How Are You Differentiating?
A Seller’s job is to find value that competitors don’t, and sellers with a keen “nose for value” regularly go into upper layers to bolster the Full Value Picture (read the book), and achieve a higher win-win price with stronger customer preference.
The interplay between these differentiation layers and business acumen….That is, sellers with the ability figure out which areas of the company are high-probability value hunting spots, and which are less likely to land can efficiently position themselves as trusted advisors and true partners. Each selling company has its own Obvious/hi/low layers, and you and your company need to figure those out (although I’m happy to help you work through it).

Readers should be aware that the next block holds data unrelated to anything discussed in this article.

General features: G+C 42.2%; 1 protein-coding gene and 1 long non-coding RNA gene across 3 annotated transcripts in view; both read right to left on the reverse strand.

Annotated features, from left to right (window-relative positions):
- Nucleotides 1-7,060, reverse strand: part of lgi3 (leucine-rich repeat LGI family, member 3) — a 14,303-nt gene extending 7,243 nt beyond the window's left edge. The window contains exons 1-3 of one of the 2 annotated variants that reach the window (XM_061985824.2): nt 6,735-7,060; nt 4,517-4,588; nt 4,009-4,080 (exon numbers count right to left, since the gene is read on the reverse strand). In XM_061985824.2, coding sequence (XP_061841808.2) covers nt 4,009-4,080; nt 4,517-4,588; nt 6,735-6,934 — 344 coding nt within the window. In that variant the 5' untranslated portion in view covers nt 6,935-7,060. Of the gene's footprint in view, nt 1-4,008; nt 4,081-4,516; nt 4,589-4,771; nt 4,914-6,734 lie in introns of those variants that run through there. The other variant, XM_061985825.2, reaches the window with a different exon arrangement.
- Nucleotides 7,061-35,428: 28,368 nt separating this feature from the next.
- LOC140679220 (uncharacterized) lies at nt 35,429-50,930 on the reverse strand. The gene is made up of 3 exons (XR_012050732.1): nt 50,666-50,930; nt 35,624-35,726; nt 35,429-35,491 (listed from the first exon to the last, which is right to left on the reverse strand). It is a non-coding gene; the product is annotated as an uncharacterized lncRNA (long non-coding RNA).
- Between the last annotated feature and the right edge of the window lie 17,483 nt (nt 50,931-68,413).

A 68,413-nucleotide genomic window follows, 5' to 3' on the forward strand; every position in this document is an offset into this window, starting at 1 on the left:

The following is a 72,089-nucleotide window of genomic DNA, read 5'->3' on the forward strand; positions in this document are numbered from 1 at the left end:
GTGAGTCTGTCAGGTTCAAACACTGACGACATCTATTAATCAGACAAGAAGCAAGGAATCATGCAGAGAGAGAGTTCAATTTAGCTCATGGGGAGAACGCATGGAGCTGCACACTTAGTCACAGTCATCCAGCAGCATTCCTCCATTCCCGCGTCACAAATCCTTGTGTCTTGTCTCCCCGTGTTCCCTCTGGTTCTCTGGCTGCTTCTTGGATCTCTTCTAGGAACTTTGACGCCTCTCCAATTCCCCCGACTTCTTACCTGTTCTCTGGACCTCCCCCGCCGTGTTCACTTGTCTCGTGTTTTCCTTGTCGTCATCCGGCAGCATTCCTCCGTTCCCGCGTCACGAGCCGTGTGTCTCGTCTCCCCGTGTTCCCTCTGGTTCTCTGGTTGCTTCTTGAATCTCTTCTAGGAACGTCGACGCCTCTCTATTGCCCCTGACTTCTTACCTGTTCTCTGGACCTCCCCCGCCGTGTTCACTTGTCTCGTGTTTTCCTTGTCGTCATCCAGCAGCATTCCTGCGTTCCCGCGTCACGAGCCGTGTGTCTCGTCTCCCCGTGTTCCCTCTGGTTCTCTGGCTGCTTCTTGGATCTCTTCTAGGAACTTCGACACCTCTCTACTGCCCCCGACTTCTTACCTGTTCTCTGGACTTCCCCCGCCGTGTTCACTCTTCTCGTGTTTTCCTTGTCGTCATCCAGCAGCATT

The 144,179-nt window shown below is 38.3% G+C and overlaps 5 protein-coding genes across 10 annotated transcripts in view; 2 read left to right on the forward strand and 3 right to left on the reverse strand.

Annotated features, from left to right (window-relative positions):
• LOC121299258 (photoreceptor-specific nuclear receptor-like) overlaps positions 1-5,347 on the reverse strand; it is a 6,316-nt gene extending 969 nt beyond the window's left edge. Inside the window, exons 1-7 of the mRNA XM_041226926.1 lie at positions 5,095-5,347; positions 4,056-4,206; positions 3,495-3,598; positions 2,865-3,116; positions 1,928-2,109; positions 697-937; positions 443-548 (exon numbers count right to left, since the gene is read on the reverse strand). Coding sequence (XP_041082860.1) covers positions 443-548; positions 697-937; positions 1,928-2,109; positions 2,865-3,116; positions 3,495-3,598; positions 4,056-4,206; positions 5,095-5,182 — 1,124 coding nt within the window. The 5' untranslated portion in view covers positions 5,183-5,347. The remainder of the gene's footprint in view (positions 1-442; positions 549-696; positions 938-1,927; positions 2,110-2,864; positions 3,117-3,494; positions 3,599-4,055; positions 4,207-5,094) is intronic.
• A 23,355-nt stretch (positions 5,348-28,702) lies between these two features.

Share your thoughts below, and reach out if you would like to discuss if more detail.
To your success!